Le Sec de Juchepie Anjou Les Monts 2007

From last week’s Pineau d’Aunis, otherwise known as Chenin Noir, to Chenin Blanc this week. As my Bordeaux antidote today I have sailed a little further downstream from where Émile Hérédia is based in Naveil, north of Tours, to the Anjou vineyards of Domaine de Juchepie, home to Eddy Oosterlinck. Belgian by birth, and onetime proprietor of a hardware store of all things, Eddy settled near Faye d’Anjou – one of the communes of the Coteaux du Layon – intent on making wine. It was, I think, an adventure in culture for this man who also loves theatre and music.

Le Sec de Juchepie Anjou Les Monts 2007I was first drawn to Eddy Oosterlinck’s wines at a tasting in Angers organised by Mark Angeli of La Ferme de la Sansonnière and the inimitable Nicolas Joly. It was not his handsome handlebar moustache that I first noticed, nor his sweep of silver-grey hair tied back into a ponytail, nor was it Mileine, his always-elegantly attired spouse. No, it was the sweet wines that I noticed; his portfolio of Coteaux du Layon cuvées ascend in concentration, level of botrytis and residual sugar, and when decanted – as is always the case – they make for a fabulously colourful display, ranging from the lightly golden hue of Les Churelles through Les Quarts and La Passion, up to the intense, honeyed, golden orange hue of the botrytis-rich Cuvée Quintessence. Tasting the wines, in a slightly cynical frame of mind (thinking that such wonderful presentation must be masking some deficiency in the wines) I found my immediate prejudice was ill-founded; the wines were in fact really very good indeed. Nevertheless it was the sweet wines that really made their mark, perhaps not that surprising in the context of such a tasting, where the richest and most extravagant cuvées will always stand out the clearest. I have, however, also come to appreciate his dry wines, although I admit that my appreciation of these has built up more slowly over time rather than the rapid wave of emotion I felt when tasting the sweeter wines. There are two such cuvées, Les Monts and Le Clos, both made from botrytis-free fruit (the nobly rotten grapes being destined for the sweeter cuvées, naturally).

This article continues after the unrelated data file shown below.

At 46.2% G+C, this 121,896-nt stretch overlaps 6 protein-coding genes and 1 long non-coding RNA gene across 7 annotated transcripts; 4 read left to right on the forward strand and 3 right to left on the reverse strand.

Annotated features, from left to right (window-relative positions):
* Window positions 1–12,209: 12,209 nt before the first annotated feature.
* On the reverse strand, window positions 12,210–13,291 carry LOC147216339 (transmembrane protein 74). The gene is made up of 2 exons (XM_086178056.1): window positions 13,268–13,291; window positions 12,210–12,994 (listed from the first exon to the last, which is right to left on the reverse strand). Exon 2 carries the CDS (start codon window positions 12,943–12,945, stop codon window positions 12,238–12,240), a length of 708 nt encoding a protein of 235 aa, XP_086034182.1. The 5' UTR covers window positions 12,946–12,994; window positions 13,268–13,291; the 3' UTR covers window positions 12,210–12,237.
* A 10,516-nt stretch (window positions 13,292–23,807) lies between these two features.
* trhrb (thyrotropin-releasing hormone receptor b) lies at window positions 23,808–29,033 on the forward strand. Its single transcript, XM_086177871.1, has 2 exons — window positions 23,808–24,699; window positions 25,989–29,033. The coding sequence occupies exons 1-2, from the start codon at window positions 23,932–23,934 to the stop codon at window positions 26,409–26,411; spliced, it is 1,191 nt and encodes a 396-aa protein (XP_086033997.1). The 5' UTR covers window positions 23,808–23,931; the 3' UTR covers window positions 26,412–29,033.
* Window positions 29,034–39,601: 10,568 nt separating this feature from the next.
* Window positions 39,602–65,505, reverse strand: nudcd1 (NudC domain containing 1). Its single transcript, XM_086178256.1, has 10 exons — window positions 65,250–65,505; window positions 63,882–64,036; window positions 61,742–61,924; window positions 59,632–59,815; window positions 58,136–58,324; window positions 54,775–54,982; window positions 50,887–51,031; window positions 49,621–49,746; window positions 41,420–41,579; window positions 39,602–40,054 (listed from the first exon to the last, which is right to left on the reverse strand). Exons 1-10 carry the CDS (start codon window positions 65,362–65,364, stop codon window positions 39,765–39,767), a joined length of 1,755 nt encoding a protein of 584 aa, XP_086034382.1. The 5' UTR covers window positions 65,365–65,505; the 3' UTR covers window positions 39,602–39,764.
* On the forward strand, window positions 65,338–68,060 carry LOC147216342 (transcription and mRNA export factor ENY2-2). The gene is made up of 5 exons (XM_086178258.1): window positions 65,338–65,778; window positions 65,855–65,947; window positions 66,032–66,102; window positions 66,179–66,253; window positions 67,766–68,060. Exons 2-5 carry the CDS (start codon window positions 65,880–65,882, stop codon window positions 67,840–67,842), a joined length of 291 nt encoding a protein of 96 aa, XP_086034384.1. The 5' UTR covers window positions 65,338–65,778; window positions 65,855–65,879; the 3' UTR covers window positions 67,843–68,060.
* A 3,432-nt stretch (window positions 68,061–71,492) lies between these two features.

As you might expect from his presence at a Joly-Angeli affair, Eddy works biodynamically, his concern being as much the sustainability of his land as well as the quality of his wines. Unlike some proponents of biodynamic viticulture, however, his focus in the cellar is obtaining wine of great quality, so although he is reducing his sulphur use little by little he is certain that he won’t be releasing any sulphur-free wines. This makes him rather unpopular with the more feverish natural-wine brigade, but it makes him very popular with me, because – the proof being in the tasting of the pudding – the wines are very good indeed. This, the 2007 Sec de Juchepie Les Monts, has a polished yellow gold hue. The nose is certainly rather awkward at the very start, so this is a wine which needs to breathe for a little to allow these aromas to blow off. What is then revealed, as the wine relaxes and opens up in the glass, is just delightful; there are very pure fruit elements, miles from that early paint-like aroma, starting with sweet and pure pineapple, then bright golden pears. But this is not all merely sweet fruit, there is a much more waxy and savoury feel to it, giving the impression that there is a tannic, lightly oaky density behind it all. Lovely polished feel on the palate, with a fine weight running right through the middle and into the finish. Great grip in the centre of it all, with slightly dried fruit character here over a lovely, grainy texture. Very pure and fresh and grippy, the wine showing fine definition and some really good energy at its core. This is lovely, rather reminiscent of the wines of Richard Leroy, and is undoubtedly the best bottle of this yet. This latter comment may well reflect, rather than any change in the wine itself, a greater appreciation of what it has to offer when sitting and actually drinking it over the course of a couple of evenings – which is what wine is for, of course. 17/20 (11/4/11)

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